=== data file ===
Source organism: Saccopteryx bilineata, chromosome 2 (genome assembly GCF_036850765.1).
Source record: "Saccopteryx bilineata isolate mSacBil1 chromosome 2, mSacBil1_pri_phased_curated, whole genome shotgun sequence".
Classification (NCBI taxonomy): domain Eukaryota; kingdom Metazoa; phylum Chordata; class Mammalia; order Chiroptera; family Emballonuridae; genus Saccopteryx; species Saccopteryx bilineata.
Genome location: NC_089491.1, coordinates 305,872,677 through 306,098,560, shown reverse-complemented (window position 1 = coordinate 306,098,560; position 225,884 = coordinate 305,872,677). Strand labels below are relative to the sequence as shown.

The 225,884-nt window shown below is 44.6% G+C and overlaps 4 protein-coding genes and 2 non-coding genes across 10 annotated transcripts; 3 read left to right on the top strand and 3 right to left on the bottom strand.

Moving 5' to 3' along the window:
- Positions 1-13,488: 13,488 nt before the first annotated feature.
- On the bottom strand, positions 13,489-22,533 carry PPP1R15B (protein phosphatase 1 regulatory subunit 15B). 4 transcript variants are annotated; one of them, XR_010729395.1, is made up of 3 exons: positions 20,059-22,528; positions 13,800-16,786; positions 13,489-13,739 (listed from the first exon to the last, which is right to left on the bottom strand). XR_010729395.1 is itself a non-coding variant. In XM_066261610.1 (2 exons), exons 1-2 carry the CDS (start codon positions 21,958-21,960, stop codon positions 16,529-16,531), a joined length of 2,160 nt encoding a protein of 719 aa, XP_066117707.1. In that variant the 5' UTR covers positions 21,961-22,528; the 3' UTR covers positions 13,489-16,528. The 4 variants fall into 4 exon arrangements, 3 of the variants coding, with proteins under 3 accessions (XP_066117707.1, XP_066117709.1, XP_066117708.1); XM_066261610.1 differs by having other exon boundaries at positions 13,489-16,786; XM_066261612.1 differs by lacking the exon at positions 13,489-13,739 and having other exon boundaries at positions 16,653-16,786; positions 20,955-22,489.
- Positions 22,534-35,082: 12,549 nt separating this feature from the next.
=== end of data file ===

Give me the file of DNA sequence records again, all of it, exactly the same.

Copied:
Source organism: Saccopteryx bilineata, chromosome 2 (genome assembly GCF_036850765.1).
Source record: "Saccopteryx bilineata isolate mSacBil1 chromosome 2, mSacBil1_pri_phased_curated, whole genome shotgun sequence".
Classification (NCBI taxonomy): domain Eukaryota; kingdom Metazoa; phylum Chordata; class Mammalia; order Chiroptera; family Emballonuridae; genus Saccopteryx; species Saccopteryx bilineata.
Genome location: NC_089491.1, coordinates 305,872,677 through 306,098,560, shown reverse-complemented (window position 1 = coordinate 306,098,560; position 225,884 = coordinate 305,872,677). Strand labels below are relative to the sequence as shown.

The 225,884-nt window shown below is 44.6% G+C and overlaps 4 protein-coding genes and 2 non-coding genes across 10 annotated transcripts; 3 read left to right on the top strand and 3 right to left on the bottom strand.

Moving 5' to 3' along the window:
- Positions 1-13,488: 13,488 nt before the first annotated feature.
- On the bottom strand, positions 13,489-22,533 carry PPP1R15B (protein phosphatase 1 regulatory subunit 15B). 4 transcript variants are annotated; one of them, XR_010729395.1, is made up of 3 exons: positions 20,059-22,528; positions 13,800-16,786; positions 13,489-13,739 (listed from the first exon to the last, which is right to left on the bottom strand). XR_010729395.1 is itself a non-coding variant. In XM_066261610.1 (2 exons), exons 1-2 carry the CDS (start codon positions 21,958-21,960, stop codon positions 16,529-16,531), a joined length of 2,160 nt encoding a protein of 719 aa, XP_066117707.1. In that variant the 5' UTR covers positions 21,961-22,528; the 3' UTR covers positions 13,489-16,528. The 4 variants fall into 4 exon arrangements, 3 of the variants coding, with proteins under 3 accessions (XP_066117707.1, XP_066117709.1, XP_066117708.1); XM_066261610.1 differs by having other exon boundaries at positions 13,489-16,786; XM_066261612.1 differs by lacking the exon at positions 13,489-13,739 and having other exon boundaries at positions 16,653-16,786; positions 20,955-22,489.
- Positions 22,534-35,082: 12,549 nt separating this feature from the next.